At some point during “Disabled Theater” there comes a moment of personal reckoning. Does this 2012 work by French choreographer Jérôme Bel respect the stories of 10 actors from Switzerland’s Theater Hora, all of whom have disabilities? Or does it exploit them so as to inspire a sort of pitying superiority on the part of the viewer?
Bel is an unsentimental artist — he focuses on little-known truths about people who create, interested more in their idiosyncrasies, motivations, rituals, strengths and weaknesses than the highlights of their résumés. On Thursday night at Walker Art Center, the Hora actors showed how they became part of Bel’s process.
For those unfamiliar with Bel’s works, the way he employs actors with disabilities may give pause. In fact the approach is consistent with his other productions, such as “Cédric Andrieux,” about a former Merce Cunningham dancer. Bel dismantles all performers’ lives in a similarly methodical manner.
Simone Truong, speaking in English and Swiss-German, narrates and gives matter-of-fact directorial expectations. The actors step forward one by one, some looking down, others staring into the crowd, studying us in the same way we study them. Next they give names, occupations and ages (ranging from 20s to 40s). And then they describe their disabilities, ranging from “learning weakness” to Down syndrome, “slowness” or simply “I don’t know.” Lorraine Meier is blunt: “I am Mongoloid. I am a [expletive] mongol.”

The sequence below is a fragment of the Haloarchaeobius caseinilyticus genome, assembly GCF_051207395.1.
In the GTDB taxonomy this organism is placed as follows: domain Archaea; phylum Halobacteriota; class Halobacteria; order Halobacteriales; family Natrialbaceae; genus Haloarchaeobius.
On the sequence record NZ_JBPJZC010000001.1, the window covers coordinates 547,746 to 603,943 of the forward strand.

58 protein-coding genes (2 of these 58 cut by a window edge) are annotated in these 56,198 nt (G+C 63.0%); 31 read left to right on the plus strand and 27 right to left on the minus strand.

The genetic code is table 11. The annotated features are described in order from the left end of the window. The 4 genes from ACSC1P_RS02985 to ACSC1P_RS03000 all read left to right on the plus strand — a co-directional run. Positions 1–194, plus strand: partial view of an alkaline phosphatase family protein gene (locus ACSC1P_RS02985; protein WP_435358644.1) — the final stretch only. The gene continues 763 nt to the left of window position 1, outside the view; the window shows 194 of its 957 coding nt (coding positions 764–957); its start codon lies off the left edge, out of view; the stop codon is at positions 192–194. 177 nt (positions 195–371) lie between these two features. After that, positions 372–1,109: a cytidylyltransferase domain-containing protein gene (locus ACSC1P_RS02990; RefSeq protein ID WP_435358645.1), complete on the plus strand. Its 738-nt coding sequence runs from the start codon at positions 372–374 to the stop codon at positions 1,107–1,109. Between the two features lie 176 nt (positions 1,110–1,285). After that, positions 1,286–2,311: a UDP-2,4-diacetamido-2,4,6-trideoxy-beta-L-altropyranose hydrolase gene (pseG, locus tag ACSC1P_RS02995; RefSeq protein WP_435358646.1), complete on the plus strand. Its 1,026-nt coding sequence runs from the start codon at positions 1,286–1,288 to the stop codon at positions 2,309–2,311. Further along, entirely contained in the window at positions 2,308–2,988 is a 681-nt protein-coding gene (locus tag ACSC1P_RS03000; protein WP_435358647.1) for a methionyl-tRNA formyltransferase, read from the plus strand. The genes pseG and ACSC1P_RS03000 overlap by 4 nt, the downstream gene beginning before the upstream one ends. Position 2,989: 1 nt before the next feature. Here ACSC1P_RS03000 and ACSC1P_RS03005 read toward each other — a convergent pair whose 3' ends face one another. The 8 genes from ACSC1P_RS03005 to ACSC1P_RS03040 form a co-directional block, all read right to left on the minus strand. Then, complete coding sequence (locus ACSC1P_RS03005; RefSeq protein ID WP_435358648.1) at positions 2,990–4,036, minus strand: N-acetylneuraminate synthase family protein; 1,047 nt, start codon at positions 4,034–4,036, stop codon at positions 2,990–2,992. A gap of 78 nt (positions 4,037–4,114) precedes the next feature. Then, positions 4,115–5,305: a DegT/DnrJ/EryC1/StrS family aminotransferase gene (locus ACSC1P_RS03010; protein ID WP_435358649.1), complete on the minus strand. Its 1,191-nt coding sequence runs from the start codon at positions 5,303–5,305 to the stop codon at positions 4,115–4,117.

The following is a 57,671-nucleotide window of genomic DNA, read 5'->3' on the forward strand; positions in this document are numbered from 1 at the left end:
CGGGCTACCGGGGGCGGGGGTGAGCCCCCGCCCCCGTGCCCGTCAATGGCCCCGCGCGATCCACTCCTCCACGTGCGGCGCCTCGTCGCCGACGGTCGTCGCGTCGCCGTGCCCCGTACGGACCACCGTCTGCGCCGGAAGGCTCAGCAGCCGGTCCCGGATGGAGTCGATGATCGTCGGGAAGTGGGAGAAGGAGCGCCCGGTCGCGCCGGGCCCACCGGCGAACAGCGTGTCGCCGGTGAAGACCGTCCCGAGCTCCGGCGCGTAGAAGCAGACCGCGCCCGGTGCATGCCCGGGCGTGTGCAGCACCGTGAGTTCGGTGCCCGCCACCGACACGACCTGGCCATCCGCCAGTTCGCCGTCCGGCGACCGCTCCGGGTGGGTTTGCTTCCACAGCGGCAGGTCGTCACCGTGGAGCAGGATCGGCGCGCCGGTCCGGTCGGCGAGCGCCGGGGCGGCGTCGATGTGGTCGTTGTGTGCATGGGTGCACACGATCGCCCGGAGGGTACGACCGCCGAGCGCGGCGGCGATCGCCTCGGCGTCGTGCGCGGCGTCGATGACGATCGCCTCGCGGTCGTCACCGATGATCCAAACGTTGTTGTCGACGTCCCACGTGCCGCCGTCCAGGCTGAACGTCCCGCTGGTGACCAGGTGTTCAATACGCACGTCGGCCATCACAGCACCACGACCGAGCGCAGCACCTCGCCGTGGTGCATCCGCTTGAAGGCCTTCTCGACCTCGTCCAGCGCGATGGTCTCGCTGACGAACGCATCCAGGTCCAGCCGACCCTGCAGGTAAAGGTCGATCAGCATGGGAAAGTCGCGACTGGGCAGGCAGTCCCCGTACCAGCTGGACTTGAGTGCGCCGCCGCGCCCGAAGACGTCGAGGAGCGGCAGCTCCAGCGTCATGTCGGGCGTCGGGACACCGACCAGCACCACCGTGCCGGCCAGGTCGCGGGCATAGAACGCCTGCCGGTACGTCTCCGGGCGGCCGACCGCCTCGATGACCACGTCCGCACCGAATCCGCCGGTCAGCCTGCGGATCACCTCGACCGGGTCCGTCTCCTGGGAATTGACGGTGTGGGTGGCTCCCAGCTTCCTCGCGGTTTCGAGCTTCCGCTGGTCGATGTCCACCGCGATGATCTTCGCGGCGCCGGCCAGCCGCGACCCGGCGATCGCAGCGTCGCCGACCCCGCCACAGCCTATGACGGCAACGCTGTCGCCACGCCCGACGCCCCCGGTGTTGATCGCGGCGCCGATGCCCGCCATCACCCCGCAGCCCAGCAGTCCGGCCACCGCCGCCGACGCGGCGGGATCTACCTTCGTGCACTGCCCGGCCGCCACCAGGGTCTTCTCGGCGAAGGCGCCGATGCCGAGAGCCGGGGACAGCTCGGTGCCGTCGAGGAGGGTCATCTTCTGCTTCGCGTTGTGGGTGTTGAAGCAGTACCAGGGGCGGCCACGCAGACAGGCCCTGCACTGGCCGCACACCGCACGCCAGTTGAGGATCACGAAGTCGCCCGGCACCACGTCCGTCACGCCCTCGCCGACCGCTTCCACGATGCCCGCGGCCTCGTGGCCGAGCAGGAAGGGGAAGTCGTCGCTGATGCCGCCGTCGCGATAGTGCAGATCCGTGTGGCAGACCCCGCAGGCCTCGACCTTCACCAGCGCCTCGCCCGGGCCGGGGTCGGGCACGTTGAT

The recitation of personal stats seems cold, but Bel shifts the narrative, giving each actor a chance to perform a solo dance of his or her making. Julia Häusermann delivers a defiant riot girl stomp set to Michael Jackson’s “They Don’t Care About Us,” while Matthias Brücker summons up a lively soft shoe. Within the movement all questions are set aside. As Meier spins freely to Abba’s “Dancing Queen” she embodies the very spirit of the song.
It’s when the actors describe their feelings about the piece that the potential for indictment of Bel and the audience is most keenly felt. Some say it’s “super.” Others, like Damian Bright, recount negative family reactions, some calling it a “freak show.” This could be the reaction of a protective parent but it also reflects the remaining societal discomfort with disability, even in the realm of performance where so-called norms are challenged.
For Bel the distinction makes a difference. Above all, the Hora members are professionals who take their craft as seriously as any artistic peer. This is why “Disabled Theater” works. These actors are doing their jobs and just being themselves, too.
Caroline Palmer writes about dance.